Calling for adventure part 2

Calling for adventure part 2

What is this immense granite monolith pointing towards the sky like an arrow? I stop right there, and quietly fix the Fitz Roy peak coming out of the clouds at the horizon. Since I was a kid, I’ve been amazed by this legendary Patagonian mountain. Contemplating it for real now actually feels surreal.

river and mountains

After 3 weeks riding the 1,000km long Carretera Austral in southern Chile, I realize I have had moments of pure fulfillment like this every day: riding through purple lupine fields along emerald rivers and hanging glaciers, surrounded by flying condors, with the repetitive sound of nothing else but our bike tires hitting the gravel road.

It's impossible not
to be impressed by
the absolute
splendor of our
planet's natural

bicycle rider on gravel road
purple flower hiking in snow
wooden bridge near a glacier
photo of a beach

I'm surprised how being surrounded by the wild nature is so peaceful and energizing. I forgot. My busy life in Montreal comes back to mind, with the reminiscence of all the rush and stress I usually go through in my everyday routine. All those "priorities" now seem ridiculous and artificial compared to this immense forever-lasting nature. I'm so grateful to be here now, getting to discover crazy unspoiled landscapes and enjoying every single minute of it.

tent near a lake wild fox bird and flower
group of flamingos

Traveling by bike acts as a catalyst to reset priorities and focus on the real stuff. It makes everything so simple, back to the very essence of our lives. You wake up, gobble up a few granolas and ride for hours.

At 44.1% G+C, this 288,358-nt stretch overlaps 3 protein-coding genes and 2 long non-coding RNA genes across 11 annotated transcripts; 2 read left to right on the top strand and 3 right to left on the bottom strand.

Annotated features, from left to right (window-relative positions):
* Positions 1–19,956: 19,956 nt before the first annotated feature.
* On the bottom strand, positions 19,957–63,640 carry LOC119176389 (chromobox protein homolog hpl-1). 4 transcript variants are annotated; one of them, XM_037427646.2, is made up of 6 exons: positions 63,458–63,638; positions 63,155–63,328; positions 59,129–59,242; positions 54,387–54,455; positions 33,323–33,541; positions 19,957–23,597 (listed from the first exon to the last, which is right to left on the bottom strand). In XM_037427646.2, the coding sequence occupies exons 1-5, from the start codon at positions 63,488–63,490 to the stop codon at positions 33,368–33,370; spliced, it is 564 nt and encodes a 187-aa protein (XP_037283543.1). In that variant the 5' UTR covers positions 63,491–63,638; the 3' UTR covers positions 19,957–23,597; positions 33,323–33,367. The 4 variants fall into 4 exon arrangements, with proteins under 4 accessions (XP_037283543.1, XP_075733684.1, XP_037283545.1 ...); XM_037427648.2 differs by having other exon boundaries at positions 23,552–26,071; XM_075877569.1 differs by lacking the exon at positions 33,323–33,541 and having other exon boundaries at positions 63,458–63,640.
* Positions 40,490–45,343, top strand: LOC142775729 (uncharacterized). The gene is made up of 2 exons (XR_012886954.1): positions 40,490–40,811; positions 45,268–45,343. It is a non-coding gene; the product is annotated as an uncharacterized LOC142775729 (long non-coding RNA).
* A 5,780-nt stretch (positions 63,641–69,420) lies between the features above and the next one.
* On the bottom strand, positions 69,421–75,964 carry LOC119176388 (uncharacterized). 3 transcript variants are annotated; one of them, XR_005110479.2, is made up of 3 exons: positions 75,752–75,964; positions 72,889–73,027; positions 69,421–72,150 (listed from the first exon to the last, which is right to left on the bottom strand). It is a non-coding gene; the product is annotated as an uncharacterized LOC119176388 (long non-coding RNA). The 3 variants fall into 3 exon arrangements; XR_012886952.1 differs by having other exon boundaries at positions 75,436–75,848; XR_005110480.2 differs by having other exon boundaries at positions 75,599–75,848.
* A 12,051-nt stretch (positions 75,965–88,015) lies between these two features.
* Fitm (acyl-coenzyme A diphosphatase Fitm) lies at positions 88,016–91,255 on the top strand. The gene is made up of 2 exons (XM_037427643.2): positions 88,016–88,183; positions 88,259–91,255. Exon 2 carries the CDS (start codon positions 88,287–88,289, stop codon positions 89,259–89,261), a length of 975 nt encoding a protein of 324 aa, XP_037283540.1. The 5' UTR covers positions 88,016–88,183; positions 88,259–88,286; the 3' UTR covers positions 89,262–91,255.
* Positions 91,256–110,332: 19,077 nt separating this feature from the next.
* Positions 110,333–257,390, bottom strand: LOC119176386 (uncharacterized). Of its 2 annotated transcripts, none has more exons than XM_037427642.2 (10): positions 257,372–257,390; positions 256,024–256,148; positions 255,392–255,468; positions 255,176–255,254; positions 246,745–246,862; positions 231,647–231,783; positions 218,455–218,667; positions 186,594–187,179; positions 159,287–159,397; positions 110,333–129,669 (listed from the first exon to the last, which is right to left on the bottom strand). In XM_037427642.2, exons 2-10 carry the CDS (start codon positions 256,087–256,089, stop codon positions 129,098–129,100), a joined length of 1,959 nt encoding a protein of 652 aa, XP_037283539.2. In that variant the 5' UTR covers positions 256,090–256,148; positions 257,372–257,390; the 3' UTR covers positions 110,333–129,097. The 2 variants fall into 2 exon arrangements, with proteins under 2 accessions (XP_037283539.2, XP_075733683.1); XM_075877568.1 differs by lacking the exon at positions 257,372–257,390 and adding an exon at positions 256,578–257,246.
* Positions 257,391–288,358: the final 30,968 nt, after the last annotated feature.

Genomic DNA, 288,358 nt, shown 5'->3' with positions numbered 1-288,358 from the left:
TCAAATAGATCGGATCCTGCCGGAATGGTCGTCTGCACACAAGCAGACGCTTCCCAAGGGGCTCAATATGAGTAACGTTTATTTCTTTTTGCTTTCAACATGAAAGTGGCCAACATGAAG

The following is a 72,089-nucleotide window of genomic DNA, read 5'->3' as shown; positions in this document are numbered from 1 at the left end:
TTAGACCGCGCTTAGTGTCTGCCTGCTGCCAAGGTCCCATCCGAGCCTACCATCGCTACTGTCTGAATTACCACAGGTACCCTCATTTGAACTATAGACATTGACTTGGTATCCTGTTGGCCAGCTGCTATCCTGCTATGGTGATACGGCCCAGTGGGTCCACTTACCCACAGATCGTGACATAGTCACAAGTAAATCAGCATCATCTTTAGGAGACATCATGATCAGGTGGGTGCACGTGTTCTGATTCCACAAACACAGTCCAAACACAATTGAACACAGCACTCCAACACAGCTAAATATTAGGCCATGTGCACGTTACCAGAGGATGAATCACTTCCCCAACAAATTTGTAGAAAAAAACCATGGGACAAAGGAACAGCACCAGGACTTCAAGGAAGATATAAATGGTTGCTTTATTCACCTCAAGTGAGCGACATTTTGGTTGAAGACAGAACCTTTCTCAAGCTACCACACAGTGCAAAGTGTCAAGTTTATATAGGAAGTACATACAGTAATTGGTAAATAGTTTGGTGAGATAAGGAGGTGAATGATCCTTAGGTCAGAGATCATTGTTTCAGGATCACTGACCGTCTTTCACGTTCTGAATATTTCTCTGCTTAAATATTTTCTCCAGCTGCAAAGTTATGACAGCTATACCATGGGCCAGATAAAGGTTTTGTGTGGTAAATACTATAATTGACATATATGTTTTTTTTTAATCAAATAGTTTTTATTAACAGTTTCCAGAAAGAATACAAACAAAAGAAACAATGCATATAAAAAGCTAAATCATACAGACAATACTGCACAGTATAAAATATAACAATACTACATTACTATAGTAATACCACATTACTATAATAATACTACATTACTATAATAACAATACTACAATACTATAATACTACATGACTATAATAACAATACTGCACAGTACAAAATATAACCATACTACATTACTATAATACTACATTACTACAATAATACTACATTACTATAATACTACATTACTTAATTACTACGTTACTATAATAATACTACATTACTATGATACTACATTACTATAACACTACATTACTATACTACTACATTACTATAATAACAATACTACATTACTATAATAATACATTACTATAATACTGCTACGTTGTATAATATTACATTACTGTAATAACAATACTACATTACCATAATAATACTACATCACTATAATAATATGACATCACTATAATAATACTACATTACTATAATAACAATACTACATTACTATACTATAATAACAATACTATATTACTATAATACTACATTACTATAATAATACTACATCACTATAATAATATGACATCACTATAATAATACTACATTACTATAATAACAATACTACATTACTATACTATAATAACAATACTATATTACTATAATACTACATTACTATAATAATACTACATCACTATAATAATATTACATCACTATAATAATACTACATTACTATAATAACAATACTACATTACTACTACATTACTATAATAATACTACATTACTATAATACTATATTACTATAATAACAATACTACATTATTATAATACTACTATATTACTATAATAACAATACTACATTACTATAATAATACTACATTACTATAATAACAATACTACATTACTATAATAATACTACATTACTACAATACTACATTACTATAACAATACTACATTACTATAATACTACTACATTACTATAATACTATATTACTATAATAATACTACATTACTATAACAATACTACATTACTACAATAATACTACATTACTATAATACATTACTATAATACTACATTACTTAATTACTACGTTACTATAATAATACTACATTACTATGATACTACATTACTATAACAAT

bicycle rider on road man eating oatmeal
women riding bicycle on gravel road
man riding bicycle on gravel road

And day after day, the work-related agendas get erased by each pedal stroke and this constant contemplation. The only questions that are left are: What do I eat when I get hungry? Where do I sleep at the end of the day? And I just keep riding in-between.

women swimming in a lake

The time frame of our thinking has shrunk from 6-month planning to 6-hour anticipating. We learn to live in the moment, enjoy the surroundings, and now rarely think about the past nor the future. We fully appreciate the soothing present.

Tired? We find a spot next to the road and take a quick nap. Then, we religiously drink our espresso coffee and start riding again. There is nothing to dictate how our day will go.

man leaning on a bridge next to his bike
anchored boat man sitting on rock next to lake
women sitting on bench next to her bike bicycles riders passing through a gate wild horse
tents and camp fire
women setting up her tent

Temperature starts to get chilly? We look for a nice spot to shelter and set up camp. We go fetch and filter water, start a fire, eat, tune up the bikes. Everything is so simple - and absolutely essential.

Back to our very basic needs, we learn to master survival skills and focus on what's critical to get us through the day, which is very rewarding.

man cooking food in a campsite man cooking food in a campsite closeup
scenic photo of a lake
lake with rocky mountains in the background flower and iceberg
man hiking on a trial next to a lake
man in tent on a mountain
photo of bicycles

Click here to read part 1!

Story and Photo’s courtesy of Yann Masset and Laura Beeharry. They both live busy lives together in Montreal.
Laura and her friend Cécile both love sharing photos, ideas, and travel tips. Feel free to visit them at

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